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Do Your Homework Before You Plant A Cover Crop

 Cover crops can provide benefits like weed suppression and erosion contol.

Elton Robinson 1

June 18, 2013

1 Min Read
Do Your Homework Before You Plant A Cover Crop

Cover crops can provide Mid-South producers with weed suppression, improvements in soil health and erosion control. But University of Arkansas weed scientist Jason Norsworthy urges producers to do their homework before planting one. It’s critical to match your cover crop to region, soil type and crop mix among other factors.

Norsworthy has been researching cover crops since the early 2000s, and more recently has focused on his efforts on the effects of a cover crop on suppression of glyphosate-resistant Palmer amaranth.

His studies have shown that choice of a cover crop is the first and most important decision a farmer makes.

For example, legume cover crops can provide a nitrogen benefit, but can deteriorate quickly, allowing sunlight to reach soil, and actually triggering emergence and growth of weeds. “Where I had hairy vetch and Austrian winter peas as cover crops in research plots, I had more pigweed in than I did where I didn’t have a cover crop.”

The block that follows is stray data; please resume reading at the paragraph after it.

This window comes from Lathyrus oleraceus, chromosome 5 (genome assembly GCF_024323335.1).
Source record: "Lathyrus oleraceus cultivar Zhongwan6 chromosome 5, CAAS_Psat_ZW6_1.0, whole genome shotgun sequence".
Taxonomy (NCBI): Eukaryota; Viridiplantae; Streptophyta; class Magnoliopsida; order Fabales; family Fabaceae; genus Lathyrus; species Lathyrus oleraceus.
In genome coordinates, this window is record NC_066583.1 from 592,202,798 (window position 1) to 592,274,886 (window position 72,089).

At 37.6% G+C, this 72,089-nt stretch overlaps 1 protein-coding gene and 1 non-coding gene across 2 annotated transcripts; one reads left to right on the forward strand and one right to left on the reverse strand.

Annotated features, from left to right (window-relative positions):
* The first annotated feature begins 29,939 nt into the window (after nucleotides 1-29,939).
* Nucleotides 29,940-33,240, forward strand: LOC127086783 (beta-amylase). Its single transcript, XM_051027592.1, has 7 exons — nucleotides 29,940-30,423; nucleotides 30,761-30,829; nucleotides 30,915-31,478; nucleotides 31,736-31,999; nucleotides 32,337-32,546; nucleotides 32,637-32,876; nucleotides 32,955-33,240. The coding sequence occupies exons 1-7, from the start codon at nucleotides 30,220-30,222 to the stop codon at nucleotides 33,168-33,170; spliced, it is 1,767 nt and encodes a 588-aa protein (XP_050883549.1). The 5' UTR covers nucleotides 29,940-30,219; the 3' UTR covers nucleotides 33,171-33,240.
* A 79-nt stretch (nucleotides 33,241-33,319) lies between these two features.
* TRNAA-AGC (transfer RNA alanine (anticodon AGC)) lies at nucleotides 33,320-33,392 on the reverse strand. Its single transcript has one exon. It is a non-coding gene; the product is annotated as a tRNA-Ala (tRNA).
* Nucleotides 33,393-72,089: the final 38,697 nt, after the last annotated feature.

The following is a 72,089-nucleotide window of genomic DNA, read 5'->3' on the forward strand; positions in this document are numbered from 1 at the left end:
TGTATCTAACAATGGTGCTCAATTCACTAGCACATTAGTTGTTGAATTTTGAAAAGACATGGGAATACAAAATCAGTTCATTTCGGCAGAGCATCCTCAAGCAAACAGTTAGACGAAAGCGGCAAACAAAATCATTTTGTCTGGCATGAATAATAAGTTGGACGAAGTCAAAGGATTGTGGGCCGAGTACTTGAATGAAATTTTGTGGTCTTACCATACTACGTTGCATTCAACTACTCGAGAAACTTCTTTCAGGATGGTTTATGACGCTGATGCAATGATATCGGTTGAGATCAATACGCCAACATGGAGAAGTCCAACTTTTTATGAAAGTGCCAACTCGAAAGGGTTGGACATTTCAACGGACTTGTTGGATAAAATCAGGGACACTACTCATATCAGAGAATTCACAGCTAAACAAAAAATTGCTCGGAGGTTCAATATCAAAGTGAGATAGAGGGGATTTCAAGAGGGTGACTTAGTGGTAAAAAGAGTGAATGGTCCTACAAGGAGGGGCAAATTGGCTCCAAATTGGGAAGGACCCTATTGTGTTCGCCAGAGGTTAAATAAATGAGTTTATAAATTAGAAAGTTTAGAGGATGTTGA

To read the entire article, click here.


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About the Author(s)

Elton Robinson 1

Editor, Delta Farm Press

Elton joined Delta Farm Press in March 1993, and was named editor of the publication in July 1997. He writes about agriculture-related issues for cotton, corn, soybean, rice and wheat producers in west Tennessee, Arkansas, Mississippi, Louisiana and southeast Missouri. Elton worked as editor of a weekly community newspaper and wrote for a monthly cotton magazine prior to Delta Farm Press. Elton and his wife, Stephony, live in Atoka, Tenn., 30 miles north of Memphis. They have three grown sons, Ryan Robinson, Nick Gatlin and Will Gatlin.

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